Portland Housing Authority Deputy Director Cheryl Sessions will replace Mark Adelson as executive director in mid-November. Adelson is retiring after 15 years with the housing authority. Michael Kelley / The Forecaster

PORTLAND — The Portland Housing Authority Board of Commissioners didn’t have to look very far to find the right candidate to replace outgoing executive director Mark Adelson. She was sitting in the next office over.

Earlier this month, the board voted to offer Deputy Director Cheryl Sessions the post that Adelson has held for close to the last decade. As deputy, Sessions had been focused on working with Portland Housing Authority’s development team to reposition ownership and financing of its public housing inventory.

“We look forward to Cheryl’s leadership for many years to come as the agency undertakes this important transition of our properties and continue to serve Portland’s affordable housing needs,” Portland Housing Authority Board of Commissioners Chairperson Mariar Balow said in a press release announcing the Sessions’ new role.

Sessions said making the transition is a natural progression. Before joining Portland Housing Authority in October 2017, she worked for four years in a similar capacity at the Lewiston Housing Authority and has experience as a finance and business attorney and real estate broker.

“I have fully embraced the vision Mark and the board has had. I don’t see any major revision or turnarounds. For me, it is about making that (vision) happen,” said Sessions, whose first day as executive director will be Nov. 15.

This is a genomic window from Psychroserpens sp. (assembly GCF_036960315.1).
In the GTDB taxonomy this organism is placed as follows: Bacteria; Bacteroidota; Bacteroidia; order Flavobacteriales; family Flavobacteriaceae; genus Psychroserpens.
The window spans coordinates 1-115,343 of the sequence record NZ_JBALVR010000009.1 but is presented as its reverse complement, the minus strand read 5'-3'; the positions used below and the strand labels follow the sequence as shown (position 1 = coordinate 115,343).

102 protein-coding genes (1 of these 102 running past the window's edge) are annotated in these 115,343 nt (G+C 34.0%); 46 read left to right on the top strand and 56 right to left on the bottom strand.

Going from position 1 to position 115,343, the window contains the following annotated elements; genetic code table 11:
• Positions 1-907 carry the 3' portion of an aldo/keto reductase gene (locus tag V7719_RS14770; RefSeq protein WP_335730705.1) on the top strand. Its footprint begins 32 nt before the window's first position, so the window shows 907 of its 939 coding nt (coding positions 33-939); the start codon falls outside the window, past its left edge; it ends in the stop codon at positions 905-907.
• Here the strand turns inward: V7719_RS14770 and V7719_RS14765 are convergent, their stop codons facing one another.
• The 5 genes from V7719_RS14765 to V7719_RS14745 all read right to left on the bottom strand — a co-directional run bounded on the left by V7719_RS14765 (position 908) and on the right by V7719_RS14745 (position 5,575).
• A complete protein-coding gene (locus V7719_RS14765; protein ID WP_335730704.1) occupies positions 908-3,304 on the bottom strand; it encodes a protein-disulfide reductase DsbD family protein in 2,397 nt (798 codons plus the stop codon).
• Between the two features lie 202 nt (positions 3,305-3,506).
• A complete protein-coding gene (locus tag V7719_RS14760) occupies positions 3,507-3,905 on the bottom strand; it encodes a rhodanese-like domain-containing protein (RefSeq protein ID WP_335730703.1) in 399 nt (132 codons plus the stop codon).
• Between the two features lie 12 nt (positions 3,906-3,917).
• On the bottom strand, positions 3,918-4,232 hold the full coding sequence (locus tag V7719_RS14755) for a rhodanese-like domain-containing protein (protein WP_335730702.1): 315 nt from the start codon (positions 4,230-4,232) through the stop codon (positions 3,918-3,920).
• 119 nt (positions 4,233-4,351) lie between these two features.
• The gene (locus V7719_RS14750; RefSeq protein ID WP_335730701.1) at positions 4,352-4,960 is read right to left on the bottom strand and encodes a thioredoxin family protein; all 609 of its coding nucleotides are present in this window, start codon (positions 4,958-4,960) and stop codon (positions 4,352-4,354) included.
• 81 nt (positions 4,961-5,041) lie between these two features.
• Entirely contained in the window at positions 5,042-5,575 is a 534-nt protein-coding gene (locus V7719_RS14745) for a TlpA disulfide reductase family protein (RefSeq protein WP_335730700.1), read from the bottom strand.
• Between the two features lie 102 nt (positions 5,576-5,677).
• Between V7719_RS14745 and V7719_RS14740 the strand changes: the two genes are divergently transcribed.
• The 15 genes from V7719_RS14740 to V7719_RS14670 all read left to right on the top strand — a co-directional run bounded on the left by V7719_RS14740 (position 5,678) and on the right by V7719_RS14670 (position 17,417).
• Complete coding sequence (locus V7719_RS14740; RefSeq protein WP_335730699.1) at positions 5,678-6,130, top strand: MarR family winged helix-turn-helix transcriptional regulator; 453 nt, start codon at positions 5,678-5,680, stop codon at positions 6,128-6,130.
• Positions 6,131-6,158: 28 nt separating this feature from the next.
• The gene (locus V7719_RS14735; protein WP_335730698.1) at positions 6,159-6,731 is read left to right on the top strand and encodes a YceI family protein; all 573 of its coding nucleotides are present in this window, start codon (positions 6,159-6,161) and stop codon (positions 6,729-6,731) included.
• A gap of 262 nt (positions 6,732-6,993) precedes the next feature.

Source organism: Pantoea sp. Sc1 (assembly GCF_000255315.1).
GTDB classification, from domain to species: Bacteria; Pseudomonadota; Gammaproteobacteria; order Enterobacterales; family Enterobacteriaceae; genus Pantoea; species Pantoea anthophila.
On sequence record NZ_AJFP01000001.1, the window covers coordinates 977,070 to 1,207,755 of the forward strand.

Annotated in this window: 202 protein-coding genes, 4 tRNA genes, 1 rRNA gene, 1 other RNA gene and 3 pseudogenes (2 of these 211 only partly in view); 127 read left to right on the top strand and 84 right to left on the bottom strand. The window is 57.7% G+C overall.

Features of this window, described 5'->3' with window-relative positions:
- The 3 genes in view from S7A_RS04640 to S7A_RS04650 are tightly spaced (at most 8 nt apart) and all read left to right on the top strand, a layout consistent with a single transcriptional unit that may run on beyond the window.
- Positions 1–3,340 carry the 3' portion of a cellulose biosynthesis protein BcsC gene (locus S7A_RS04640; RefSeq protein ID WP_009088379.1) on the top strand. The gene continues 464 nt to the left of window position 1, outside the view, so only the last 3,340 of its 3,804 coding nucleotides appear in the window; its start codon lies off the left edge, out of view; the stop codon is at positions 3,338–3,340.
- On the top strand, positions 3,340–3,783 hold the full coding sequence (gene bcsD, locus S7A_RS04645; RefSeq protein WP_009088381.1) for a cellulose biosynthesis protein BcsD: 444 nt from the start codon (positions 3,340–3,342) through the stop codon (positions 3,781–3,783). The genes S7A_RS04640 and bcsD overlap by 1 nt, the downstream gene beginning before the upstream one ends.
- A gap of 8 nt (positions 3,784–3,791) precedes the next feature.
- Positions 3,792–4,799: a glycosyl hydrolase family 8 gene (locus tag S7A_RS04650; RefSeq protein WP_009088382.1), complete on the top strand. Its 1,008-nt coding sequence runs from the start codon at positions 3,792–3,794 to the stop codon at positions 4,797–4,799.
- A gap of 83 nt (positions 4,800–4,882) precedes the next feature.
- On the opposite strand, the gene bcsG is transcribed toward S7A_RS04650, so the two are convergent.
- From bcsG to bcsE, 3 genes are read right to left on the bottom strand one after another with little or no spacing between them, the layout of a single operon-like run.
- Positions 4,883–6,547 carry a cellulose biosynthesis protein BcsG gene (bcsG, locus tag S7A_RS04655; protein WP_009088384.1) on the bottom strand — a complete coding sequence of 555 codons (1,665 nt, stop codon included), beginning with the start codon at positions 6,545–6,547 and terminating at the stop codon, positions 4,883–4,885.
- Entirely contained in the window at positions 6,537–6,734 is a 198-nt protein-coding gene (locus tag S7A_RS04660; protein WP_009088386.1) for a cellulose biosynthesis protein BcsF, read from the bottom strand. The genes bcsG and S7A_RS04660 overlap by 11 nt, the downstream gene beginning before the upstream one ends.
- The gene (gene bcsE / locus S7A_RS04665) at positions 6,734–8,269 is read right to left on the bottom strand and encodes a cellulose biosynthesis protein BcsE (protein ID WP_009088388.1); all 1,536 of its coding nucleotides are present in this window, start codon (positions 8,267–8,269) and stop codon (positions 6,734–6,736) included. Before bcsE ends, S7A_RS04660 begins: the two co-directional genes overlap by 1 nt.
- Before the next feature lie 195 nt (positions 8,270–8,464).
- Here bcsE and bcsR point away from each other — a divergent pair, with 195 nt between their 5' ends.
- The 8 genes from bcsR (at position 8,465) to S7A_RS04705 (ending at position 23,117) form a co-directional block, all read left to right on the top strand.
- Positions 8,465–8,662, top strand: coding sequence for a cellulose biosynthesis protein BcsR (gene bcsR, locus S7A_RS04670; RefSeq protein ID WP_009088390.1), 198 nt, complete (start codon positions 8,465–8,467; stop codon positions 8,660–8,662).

That vision for increasing public housing in the city was laid out in the organization’s 2015 strategic plan, which Sessions said will be reviewed and updated. The plan said it may be possible to add 650 units in Bayside between Greenleaf Street and Franklin Towers;  25 units at Washington Gardens, off Washington Avenue; up to 70 units at Sagamore Village, off Brighton Avenue in Nason’s Corner;  60 units at Riverton Park, off Forest Avenue; and 25 at Harbor Terrace on Danforth Street.

The plan and additional initiatives by Portland Housing Authority will play a role in helping the city meet its goal of adding 2,257 affordable housing units by 2027.

“There is a need to expand affordable housing in the city and we think PHA can play an important role in that,” Sessions said.

Sessions said another major focus under her tenure will be to continue rehabilitating, refinancing and making energy improvements and necessary repairs at existing properties, including 155 Anderson St., Washington Gardens, Harbor Terrace and Riverton Park. The goal, she said, is to make sure those properties, some of which have been around for nearly 50 years, can last another 50 years.

The housing authority serves more than 6,200 residents through its management of 1,226 affordable apartments in the city and its administration of 1,975 subsidized rental vouchers.

Adelson began working at Portland Housing Authority in 2004 as deputy director. He has been executive director since 2010.

He said he has enjoyed his 45 years in community housing development and has no immediate plans for retirement.

“To be able to do it all in the state of Maine, with the majority of it in Portland, has been amazing for me because I love Maine and I love Portland. It has been a highlight for me,” Adelson said.

Over the last five years, Adelson said there has been a concerted focus on not just maintaining the property Portland Housing Authority has, but expanding its offering as well. More than 100 units have been added in that time, with more in the works.

“Everybody now understands the importance of affordable housing to the city. That wasn’t the case early on, but that has changed over the last 20 years through the hard work of the City Council, (Portland Housing Authority) Board of Commissioners and developers in the city,” he said.

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